The Natural Course of Eosinophilic Granuloma in a Cat

"I refuse to show my face until this rodent ulcer runs its course."
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If your cat suffers from eosinophilic granuloma complex, its natural course can run the gamut, from a small ulcer to oozing lesions and masses resembling tumors. While some EGC sores disappear on their own given time, others require treatment and cause the kitty great discomfort.

Eosinophilic Granuloma Complex

White blood cells called eosinophils go to the rescue when your cat experiences an allergic reaction. These white blood cells in shining armor can overreact, resulting in eosinophilic granuloma complex. EGC consists of eosinophilic ulcers, eosinophilic plaque and eosinophilic granulomas. Your cat might experience one or all three of these lesions. The ulcer, often referred to as a rodent ulcer, is the most common. It usually appears on the cat's upper lip, and while unsightly doesn't usually cause itching or pain. The plaque generally show up on the thigh or the abdomen. You'll notice this raw lesion because your cat itches like crazy. The granuloma, also known as linear granuloma, can show up anywhere on the body, consisting of yellow-pink raised tissue.


In cats, EGC usually results from an allergic reaction, whether to food, fleas or environmental triggers. Some cats might have a genetic predisposition to EGC. If it's hereditary, EGC generally shows up before the cat's second birthday. Allergy-related EGC usually occurs in cats 2 years old and up. Female felines suffer from EGC more often than males. The plaque form often results from fleas, with even one of the little pests causing your cat agony.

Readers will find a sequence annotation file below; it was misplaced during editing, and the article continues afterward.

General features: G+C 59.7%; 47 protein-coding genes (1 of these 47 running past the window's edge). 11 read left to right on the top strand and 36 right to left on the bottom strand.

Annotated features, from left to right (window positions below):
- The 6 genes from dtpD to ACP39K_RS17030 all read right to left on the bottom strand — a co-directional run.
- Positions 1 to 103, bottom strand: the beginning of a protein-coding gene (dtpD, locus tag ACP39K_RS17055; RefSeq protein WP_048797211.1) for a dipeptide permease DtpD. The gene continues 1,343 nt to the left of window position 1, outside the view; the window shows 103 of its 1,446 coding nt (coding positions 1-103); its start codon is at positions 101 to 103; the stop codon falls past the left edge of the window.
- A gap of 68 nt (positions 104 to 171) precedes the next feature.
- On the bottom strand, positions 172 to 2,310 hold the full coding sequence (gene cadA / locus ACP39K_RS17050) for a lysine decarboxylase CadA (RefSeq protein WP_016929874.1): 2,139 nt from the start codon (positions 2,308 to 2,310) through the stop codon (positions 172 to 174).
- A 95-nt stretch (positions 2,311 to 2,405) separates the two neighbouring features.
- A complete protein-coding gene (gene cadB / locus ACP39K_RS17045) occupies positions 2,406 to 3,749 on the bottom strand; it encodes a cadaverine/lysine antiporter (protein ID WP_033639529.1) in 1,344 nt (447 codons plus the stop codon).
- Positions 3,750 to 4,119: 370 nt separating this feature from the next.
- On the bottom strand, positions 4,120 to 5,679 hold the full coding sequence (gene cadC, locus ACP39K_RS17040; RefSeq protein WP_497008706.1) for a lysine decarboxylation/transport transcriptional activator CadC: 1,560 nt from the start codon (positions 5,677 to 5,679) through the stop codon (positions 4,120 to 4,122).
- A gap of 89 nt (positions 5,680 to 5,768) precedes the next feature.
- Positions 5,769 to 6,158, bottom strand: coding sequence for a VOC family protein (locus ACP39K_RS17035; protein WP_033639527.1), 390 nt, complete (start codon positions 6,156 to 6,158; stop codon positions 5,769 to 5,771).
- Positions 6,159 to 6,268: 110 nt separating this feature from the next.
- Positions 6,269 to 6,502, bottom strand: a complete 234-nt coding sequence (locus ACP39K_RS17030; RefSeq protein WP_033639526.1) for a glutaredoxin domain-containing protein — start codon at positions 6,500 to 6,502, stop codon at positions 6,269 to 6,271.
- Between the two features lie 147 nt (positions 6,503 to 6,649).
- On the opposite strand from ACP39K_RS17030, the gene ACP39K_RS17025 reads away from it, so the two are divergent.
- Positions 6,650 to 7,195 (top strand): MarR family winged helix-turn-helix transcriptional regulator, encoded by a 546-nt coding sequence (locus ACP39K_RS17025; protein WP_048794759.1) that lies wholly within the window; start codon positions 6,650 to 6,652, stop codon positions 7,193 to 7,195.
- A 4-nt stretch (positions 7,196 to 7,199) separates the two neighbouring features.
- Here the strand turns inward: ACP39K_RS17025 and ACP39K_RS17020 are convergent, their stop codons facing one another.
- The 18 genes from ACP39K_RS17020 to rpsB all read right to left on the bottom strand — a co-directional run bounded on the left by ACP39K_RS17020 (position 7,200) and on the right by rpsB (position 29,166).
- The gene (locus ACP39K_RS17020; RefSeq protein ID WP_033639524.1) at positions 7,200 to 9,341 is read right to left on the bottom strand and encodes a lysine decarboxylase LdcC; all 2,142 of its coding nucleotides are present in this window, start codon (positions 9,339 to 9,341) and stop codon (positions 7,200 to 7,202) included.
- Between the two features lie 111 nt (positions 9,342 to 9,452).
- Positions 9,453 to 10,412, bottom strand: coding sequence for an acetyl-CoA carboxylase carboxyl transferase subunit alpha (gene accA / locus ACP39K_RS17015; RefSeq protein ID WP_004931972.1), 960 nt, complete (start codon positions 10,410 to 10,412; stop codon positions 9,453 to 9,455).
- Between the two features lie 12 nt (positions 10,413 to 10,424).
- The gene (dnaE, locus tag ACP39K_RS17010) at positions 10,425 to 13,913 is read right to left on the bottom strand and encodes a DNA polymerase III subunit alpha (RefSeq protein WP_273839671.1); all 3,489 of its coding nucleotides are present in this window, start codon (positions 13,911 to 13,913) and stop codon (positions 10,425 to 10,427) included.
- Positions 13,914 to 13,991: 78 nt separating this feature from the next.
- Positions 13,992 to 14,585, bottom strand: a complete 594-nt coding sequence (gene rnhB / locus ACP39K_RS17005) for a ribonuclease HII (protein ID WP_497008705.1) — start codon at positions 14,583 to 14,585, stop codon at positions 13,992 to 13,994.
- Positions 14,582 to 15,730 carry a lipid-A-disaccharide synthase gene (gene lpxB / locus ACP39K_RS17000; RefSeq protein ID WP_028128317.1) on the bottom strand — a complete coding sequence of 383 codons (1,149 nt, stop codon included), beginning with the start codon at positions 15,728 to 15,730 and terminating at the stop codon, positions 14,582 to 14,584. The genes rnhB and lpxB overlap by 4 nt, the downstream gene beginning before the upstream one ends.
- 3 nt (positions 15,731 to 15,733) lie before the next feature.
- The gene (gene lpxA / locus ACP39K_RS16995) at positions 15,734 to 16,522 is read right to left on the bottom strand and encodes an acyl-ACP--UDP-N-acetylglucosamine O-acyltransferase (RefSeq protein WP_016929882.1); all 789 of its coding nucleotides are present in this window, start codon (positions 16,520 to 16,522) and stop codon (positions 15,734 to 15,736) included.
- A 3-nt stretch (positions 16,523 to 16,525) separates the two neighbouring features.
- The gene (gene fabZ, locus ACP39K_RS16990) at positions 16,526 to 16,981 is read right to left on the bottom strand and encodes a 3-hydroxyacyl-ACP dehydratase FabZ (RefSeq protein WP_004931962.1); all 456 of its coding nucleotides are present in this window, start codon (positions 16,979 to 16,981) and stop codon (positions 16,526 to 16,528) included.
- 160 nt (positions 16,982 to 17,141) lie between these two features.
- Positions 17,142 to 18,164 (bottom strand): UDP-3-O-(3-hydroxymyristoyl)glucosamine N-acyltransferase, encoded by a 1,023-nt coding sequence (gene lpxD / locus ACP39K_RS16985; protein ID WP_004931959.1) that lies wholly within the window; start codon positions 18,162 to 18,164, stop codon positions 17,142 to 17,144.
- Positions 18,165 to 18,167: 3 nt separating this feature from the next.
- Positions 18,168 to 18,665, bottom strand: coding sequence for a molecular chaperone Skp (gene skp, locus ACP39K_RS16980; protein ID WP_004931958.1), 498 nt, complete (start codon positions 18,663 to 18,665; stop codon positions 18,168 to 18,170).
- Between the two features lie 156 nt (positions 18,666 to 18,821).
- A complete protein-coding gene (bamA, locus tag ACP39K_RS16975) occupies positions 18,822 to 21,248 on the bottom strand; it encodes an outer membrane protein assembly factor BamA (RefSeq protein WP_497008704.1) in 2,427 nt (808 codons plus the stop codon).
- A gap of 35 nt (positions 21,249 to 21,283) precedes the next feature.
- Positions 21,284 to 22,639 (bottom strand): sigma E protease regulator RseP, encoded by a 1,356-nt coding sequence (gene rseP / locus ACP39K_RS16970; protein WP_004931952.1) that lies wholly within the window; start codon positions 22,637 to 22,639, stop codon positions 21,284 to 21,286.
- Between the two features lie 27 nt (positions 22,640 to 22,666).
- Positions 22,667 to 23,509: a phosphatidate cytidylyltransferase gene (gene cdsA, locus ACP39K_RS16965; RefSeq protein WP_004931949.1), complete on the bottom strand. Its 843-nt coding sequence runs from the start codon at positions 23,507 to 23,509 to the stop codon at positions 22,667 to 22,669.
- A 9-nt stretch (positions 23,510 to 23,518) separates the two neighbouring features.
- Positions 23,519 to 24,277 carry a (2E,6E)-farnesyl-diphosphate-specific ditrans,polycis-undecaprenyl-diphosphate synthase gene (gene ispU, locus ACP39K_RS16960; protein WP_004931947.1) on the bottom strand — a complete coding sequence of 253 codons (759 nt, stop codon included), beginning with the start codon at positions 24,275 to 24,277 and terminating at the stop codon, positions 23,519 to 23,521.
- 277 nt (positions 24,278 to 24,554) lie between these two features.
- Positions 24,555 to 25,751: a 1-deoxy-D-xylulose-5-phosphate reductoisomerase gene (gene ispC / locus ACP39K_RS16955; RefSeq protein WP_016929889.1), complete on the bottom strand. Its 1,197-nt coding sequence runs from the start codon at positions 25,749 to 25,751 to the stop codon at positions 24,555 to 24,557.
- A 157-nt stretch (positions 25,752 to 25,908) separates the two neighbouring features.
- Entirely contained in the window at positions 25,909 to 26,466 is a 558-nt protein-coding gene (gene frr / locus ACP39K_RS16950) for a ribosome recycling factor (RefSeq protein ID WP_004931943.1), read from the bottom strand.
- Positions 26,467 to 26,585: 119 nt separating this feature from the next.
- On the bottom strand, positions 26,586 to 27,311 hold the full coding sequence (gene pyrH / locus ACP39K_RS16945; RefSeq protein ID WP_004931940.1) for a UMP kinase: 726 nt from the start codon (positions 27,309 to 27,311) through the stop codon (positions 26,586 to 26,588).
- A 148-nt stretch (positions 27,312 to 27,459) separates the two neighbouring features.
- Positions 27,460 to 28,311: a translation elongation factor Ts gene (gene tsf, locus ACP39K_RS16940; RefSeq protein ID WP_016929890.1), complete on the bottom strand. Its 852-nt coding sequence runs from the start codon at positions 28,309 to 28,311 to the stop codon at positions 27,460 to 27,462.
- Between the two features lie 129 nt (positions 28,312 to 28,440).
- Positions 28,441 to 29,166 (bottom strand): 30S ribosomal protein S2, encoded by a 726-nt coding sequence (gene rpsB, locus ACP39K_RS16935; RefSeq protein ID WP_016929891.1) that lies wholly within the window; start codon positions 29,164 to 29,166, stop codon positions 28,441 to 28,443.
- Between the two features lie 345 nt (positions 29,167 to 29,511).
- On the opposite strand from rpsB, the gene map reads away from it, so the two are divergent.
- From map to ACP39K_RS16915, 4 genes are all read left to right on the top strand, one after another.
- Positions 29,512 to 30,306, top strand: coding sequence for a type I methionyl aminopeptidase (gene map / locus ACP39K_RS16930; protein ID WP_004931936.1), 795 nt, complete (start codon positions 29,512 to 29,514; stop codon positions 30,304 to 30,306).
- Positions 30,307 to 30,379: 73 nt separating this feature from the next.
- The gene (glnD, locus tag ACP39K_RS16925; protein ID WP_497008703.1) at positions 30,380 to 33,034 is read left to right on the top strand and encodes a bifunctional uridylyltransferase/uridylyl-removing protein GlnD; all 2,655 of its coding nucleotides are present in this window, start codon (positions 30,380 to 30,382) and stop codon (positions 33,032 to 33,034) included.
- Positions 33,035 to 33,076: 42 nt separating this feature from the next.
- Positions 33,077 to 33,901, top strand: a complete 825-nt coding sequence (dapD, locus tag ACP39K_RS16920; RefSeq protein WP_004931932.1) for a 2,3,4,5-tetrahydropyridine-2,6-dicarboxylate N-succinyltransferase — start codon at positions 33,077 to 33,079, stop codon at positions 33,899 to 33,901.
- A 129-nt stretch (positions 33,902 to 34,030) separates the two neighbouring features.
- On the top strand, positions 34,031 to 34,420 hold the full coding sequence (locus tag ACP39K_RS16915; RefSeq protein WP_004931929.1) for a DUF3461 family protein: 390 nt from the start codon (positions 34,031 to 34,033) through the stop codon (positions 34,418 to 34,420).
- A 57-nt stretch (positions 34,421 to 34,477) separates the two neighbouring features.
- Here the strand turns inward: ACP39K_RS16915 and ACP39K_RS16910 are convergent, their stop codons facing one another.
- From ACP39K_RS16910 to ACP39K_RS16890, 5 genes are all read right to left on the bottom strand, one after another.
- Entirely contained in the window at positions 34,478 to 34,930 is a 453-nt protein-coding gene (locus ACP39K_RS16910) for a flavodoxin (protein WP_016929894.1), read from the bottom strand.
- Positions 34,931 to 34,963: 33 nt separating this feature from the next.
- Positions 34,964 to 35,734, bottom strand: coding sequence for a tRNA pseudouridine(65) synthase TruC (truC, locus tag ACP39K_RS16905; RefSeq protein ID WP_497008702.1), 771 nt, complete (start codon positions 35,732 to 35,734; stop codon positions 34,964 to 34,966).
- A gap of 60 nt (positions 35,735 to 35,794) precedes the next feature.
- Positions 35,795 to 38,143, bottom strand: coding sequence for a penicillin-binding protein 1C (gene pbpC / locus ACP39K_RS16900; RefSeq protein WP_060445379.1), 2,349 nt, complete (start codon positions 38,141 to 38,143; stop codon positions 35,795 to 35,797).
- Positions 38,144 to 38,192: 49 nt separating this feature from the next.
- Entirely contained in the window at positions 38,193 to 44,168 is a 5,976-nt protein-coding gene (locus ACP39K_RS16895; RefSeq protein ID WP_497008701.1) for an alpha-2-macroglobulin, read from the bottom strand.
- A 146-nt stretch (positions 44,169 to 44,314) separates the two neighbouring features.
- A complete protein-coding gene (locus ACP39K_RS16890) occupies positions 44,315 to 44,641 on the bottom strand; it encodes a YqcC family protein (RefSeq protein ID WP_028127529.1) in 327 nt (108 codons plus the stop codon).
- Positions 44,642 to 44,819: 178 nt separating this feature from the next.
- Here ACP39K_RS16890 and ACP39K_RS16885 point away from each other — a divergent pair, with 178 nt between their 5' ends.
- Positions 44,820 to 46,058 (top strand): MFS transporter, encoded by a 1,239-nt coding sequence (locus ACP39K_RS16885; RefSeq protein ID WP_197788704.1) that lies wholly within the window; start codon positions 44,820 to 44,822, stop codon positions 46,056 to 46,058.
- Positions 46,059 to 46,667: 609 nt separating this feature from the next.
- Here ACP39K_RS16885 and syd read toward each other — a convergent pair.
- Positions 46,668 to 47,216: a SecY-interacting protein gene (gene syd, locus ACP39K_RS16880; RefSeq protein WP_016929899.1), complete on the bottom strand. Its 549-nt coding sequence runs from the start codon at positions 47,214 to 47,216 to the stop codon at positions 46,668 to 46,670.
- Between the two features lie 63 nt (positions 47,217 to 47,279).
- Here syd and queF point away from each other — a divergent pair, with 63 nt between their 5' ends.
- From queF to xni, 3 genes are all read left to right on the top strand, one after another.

While your vet can diagnose EGC by visual inspection of the lesion, figuring out the cause in order to treat your cat is more involved. After giving your cat a complete physical examination, she'll also test your cat for the feline leukemia or feline immunodeficiency viruses, as a cat with a compromised immune system can suffer from EGC. She'll take blood and urine samples for analysis, along with a skin biopsy to determine allergen triggers. Your vet will also take a sample of the EGC lesion.


Treatment consists of removing the allergen from the cat and getting rid of the ESG lesion. If it's a flea issue, a monthly topical flea preventive can do the trick. For suspected food allergies, your vet will put your cat on a single-protein meat diet he's never eaten before, such as rabbit or duck. Depending on the allergen, your vet might give your cat a series of immunotherapy shots to desensitize his system. Treatment of the actual lesions can include steroids and anti-inflammatories, along with medications for itch relief.

Always check with your veterinarian before changing your pet’s diet, medication, or physical activity routines. This information is not a substitute for a vet’s opinion.

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